Skip to main Content

Route planner for jetBlue says Anchorage fares are too high

  • Author: Scott McMurren
  • Updated: May 31, 2016
  • Published January 24, 2013

NEW YORK -- The Big Apple is a financial, social and cultural hub, the headquarters city for many companies but just one airline: jetBlue Airways.

The plucky discount carrier, which started flying from its John F. Kennedy International Airport hub in 2000, added Anchorage, Alaska, to its cluster of destinations almost three years ago with seasonal service to Long Beach, Calif.

This summer, the carrier is adding a daily Anchorage-Seattle flight in the mix, which is disrupting the tidy, upscale applecart of air fares heretofore dominated by Alaska Airlines.

John Checketts is the director of route planning for jetBlue and plays a key role in determining where the airline will allocate its planes and crews. He says "Alaska has been top-of-mind for the last 12 months."

We stopped by the airline's Brooklyn headquarters to ask him why:

Q: Why did you decide to add the Anchorage-Seattle route this summer?

JC: Any time we see a market where the fares are too high, we consider it.

Q: This year will mark the third year of seasonal service between Long Beach and Anchorage, and the first year for service between Seattle and Anchorage (May 16-Sept. 3, 2013). Do you have plans to offer year-round service to Alaskans?

JC: I'd like to find a way to offer year-round service for Alaska. Sometimes, though, we have to dip our toe in the water and see how it works out.

For example, our first market from New York in 2000 was to Ft. Lauderdale, Fla. It's a destination market -- and we will take all the travelers we can from our New York destinations south to Florida.

But as we've added service to the market, Ft. Lauderdale also has turned into an origination market. In other words, we're tapping into the local pool of travelers. Now we have flights to serve those travelers -- to Columbia, San Juan, Puerto Rico, Santo Domingo, Dominican Republic, and soon, San Jose, Costa Rica.

That market development takes time. We're happy with how our Long Beach flights have performed from Anchorage so far. But strategically, at this point, our primary objective is to carry our customers to Anchorage. It's still a "destination" market.

Q: As soon as you announced your flights to Long Beach and Seattle, Alaska Airlines matched your fares. Is jetBlue ready to take them on between Anchorage and Seattle?

JC: Alaska Airlines is a great airline -- and right now it's benefiting from a high market share in Anchorage. I certainly don't think Alaska Airlines is "gouging passengers," but the fares still are too high.

Alaska Airlines would like nothing more than for jetBlue to leave the market. And if jetBlue leaves, you'll see the air fares go right back up to the previous levels.

So we have to have competitive air service. And we (the airlines) all have to play nice in the sandbox.

Q: I've gotten many emails from readers in Juneau and Fairbanks talking about the high fares they're paying. Do you have any plans to offer service to other Alaska cities?

JC: We've looked at Fairbanks. In fact, we have a whole room of nerds that analyze traveler data (I'm one of them). But right now, there's not much data to support an initiative to offer 150 seats a day from Fairbanks to Seattle.

And right now, we want to see how big we can make the Anchorage-Seattle route. For example, I think the Anchorage-Seattle flights will enhance our Anchorage-Long Beach service.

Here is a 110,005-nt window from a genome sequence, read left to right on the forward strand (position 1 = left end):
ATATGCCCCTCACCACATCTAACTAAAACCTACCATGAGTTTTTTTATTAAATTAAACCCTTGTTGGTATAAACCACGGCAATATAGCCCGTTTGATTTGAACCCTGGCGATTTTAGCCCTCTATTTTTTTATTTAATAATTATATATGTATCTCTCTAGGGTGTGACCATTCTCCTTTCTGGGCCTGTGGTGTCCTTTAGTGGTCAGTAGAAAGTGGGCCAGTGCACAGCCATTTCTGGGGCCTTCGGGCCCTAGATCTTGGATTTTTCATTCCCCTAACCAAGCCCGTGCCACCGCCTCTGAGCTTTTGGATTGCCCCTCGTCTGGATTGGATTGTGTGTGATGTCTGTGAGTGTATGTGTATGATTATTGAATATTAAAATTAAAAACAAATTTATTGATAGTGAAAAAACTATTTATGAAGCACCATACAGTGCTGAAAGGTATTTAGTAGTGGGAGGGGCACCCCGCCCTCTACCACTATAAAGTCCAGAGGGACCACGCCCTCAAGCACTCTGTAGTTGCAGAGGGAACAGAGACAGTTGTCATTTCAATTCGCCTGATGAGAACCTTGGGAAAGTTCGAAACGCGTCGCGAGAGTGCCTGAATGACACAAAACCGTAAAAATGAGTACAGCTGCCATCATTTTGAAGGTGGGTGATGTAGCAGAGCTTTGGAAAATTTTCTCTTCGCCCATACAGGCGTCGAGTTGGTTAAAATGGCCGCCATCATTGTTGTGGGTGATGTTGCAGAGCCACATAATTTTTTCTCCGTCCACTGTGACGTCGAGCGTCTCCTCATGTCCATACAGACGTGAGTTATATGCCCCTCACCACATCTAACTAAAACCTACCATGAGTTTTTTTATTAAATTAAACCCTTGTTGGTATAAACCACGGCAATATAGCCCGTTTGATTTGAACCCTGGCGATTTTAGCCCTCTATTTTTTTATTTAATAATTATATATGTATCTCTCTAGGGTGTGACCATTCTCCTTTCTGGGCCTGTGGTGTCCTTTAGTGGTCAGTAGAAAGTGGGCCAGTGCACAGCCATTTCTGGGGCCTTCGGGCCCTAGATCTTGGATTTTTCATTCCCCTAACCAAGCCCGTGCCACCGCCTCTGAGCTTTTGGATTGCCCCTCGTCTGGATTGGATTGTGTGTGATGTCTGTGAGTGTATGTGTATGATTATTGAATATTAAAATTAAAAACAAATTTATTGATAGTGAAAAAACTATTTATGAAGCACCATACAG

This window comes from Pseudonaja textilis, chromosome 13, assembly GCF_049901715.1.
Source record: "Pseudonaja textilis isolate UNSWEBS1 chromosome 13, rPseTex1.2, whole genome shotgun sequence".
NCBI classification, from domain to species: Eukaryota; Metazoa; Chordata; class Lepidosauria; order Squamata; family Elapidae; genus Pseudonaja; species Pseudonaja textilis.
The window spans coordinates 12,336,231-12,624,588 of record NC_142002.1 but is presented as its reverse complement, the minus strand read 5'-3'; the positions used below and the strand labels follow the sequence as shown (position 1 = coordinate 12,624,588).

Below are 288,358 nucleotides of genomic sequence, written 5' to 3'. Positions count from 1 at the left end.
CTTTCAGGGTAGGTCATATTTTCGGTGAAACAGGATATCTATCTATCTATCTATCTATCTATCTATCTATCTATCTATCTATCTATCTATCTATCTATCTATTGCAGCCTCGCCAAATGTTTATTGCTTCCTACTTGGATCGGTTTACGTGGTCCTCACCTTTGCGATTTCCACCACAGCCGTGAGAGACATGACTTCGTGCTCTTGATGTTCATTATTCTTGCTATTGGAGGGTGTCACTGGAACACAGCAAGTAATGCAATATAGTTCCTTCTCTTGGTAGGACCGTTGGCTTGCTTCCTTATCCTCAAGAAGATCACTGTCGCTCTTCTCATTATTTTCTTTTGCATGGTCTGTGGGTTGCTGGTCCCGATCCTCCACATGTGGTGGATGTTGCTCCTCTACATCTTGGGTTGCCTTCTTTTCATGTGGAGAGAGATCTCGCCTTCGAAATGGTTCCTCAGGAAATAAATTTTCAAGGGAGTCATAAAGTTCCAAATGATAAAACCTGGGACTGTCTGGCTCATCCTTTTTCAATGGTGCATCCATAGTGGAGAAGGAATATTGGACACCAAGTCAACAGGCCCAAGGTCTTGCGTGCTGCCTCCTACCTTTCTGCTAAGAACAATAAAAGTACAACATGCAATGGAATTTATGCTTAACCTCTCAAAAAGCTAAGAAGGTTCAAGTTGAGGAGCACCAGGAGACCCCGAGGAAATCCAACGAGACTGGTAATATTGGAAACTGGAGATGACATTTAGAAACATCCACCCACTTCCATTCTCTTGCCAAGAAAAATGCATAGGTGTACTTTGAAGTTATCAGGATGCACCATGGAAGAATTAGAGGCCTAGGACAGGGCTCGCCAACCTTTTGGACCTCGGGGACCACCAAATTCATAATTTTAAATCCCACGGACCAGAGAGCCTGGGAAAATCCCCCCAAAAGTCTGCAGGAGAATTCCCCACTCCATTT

Q: JetBlue has its own loyalty program, called True Blue. How does it stack up against Alaska Airlines' Mileage Plan?

JC: I don't know if True Blue can penetrate the Anchorage market. Any program, including True Blue, is designed to build loyalty to its brand at the expense of all others. So unless a traveler is flying exclusively Anchorage-Seattle or to other jetBlue destinations, I'm not sure it makes sense.

But True Blue certainly can get people to Anchorage from around our extensive network. And we're committed to that effort.

Q: Your Airbus 320s don't offer a first class cabin like Alaska Airlines. But you do offer more legroom in some seats, right?

JC: We offer "Even More Space" in seven rows on our Airbus 320s (the first five rows and two exit rows), which features a 38-inch seat pitch. The rest of the plane has 34-inch seat pitch, which still is more room than most other airlines. When you upgrade to the "Even More Space" seats, you also have access to expedited security in select cities and early boarding.

Q: Do you offer in-flight internet access like Alaska Airlines?

JC: No, but we do have an in-flight entertainment system at every seat. However, we're installing in-flight WiFi this year. It takes about a month to install the WiFi on each plane. It's a satellite-based system, using a high-speed "K-band" spectrum, much faster than the terrestrial "Gogo" system on Alaska Airlines. And for a limited time, we will offer it for free to all customers.

Q: Your website says that jetBlue is dedicated to bringing humanity back to air travel. That's a bold claim, isn't it?

JC: I think an important element is travelers' own expectations. And we find that once people try jetBlue, they find it's better than they expected. So we want Alaskans to try jetBlue. And fly jetBlue. And let's see how big we can make this. Perhaps two flights to Seattle each day, or maybe a flight to Las Vegas. That's my hope.

Scott McMurren is an Anchorage-based travel marketing consultant who has lived in Alaska for three decades, spending much of that time traveling the far-flung corners of the state. Visit his website or follow him on Twitter for breaking travel news.

For more newsletters click here

Local news matters.

Support independent, local journalism in Alaska.